AJ: And so you were supposed to go to Paris?
JD: Yes, I was supposed to go to Paris. But instead of going to the André Lhote studio, I was planning to go to the studio of a new artist, a young artist named Pierre Soulages. He was one of the most prominent contemporary artists after the war. I had been corresponding with him and he had invited me to come and work there in his studio. But things didn’t work out for political reasons, and so I pursued a grant to come to New York instead. But then I was not at all prepared for the environment in New York.
AJ: Who else was at the salon?
JD: In terms of artists, the first person I met was an Argentine artist from Córdoba: Marcelo Bonevardi. Other artists there were Jose Antonio Fernández-Muro, Sara Grillo, Fernando Botero, Omar Rayo, Carlos Mérida, Fernando de Szyszlo, and Kazuya Sakai. But as a group, we didn’t have much in common with each other.
AJ: Apart from being Latin American.
JD: Yeah, our origins were Latin American. But I was not interested in Latin American art. I was more interested in Duchamp; I was more interested in the Dada artists; I was more interested in Picabia; I was more interested in Morandi; I was more interested in the things that artists were doing in Europe, in Group Zero—or in the things that artists had started doing in Japan, in the Gutai group. So I had another focus, another view. I didn’t have anything in common with these other Latin American artists. So anyway, I went to Jaqueline’s a couple of times but then stopped going. Luckily, I was able to get a job in Greenwich Village, in a publishing company that was dedicated to the distribution and promotion of Latin American art and literature—of anything made in Latin America. This was 1964. President Kennedy had created this organization called the Alliance for Progress, which promoted greater contact with the Latin American countries, and sponsored all kinds of exchange programs. One of the things they did was to collect all the books written by Latin American writers and published in Latin America. They had representatives in every country in Latin America, who would buy every single book written by a Latin American writer and published in Latin America.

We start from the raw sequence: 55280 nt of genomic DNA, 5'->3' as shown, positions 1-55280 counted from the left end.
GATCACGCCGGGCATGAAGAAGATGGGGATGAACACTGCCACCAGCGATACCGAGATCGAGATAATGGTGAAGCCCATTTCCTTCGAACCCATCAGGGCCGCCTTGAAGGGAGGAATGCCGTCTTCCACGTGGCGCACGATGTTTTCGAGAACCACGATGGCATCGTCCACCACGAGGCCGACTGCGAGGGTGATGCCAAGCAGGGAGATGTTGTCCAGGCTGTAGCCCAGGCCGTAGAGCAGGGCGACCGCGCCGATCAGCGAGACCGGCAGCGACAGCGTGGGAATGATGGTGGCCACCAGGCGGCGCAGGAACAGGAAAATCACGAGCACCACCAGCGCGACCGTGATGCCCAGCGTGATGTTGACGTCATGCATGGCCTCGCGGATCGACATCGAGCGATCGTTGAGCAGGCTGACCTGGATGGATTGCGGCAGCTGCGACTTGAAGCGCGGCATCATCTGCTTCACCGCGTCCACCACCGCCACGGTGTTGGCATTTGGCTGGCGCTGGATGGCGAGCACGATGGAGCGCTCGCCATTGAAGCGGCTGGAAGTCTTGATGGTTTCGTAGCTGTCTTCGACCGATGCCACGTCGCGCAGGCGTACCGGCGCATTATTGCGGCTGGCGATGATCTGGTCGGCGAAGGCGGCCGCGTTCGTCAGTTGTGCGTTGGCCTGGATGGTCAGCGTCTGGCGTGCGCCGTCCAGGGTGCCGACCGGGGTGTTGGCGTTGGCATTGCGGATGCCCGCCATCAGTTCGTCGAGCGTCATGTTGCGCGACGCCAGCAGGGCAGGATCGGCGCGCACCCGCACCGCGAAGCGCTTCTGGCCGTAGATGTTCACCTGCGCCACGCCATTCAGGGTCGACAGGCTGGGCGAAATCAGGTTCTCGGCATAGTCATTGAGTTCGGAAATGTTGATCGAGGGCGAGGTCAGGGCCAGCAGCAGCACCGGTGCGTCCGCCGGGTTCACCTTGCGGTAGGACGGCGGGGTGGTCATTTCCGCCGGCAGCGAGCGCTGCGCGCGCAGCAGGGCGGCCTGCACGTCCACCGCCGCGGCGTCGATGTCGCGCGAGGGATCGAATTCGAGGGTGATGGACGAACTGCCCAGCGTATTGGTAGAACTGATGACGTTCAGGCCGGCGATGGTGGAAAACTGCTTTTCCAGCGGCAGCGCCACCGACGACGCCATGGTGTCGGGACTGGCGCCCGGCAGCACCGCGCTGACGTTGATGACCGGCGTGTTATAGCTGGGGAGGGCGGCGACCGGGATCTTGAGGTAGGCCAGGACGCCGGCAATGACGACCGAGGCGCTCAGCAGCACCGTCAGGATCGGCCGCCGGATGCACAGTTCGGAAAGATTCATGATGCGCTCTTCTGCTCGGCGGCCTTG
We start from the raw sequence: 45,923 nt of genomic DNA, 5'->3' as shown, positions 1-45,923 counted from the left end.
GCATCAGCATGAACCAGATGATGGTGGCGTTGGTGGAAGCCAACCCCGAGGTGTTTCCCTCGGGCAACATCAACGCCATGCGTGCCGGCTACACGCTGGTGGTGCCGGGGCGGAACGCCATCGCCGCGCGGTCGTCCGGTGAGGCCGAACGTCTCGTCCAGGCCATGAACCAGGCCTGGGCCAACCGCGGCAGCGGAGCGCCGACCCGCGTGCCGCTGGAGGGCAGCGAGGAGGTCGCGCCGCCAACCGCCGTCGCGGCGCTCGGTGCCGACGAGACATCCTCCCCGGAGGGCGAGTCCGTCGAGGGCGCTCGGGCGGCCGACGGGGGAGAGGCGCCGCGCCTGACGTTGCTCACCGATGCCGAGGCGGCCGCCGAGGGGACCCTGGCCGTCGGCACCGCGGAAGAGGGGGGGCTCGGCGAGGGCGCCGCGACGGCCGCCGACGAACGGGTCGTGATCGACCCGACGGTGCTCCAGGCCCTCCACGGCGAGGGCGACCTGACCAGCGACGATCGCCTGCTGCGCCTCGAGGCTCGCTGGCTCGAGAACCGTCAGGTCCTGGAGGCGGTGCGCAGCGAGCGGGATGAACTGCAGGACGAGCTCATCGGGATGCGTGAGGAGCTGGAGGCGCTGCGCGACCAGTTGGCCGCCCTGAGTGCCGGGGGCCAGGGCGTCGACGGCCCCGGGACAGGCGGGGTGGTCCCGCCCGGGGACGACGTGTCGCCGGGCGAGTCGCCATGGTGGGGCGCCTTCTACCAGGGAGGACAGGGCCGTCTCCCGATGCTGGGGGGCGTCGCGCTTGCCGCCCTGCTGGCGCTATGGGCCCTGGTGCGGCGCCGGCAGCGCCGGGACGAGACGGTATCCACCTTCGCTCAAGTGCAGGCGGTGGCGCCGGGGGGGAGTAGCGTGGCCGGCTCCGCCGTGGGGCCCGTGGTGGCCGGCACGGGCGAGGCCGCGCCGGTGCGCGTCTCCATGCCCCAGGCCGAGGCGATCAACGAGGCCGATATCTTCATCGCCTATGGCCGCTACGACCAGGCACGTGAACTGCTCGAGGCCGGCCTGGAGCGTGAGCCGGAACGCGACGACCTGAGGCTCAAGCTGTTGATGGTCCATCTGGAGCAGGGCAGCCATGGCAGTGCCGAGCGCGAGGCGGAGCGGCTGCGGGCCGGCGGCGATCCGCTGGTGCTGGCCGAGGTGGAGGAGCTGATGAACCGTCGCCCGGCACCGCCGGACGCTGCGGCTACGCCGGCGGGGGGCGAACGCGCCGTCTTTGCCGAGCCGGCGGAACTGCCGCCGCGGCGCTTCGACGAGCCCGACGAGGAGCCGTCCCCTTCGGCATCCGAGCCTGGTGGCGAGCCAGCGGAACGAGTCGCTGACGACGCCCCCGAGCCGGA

AJ: That’s very ambitious.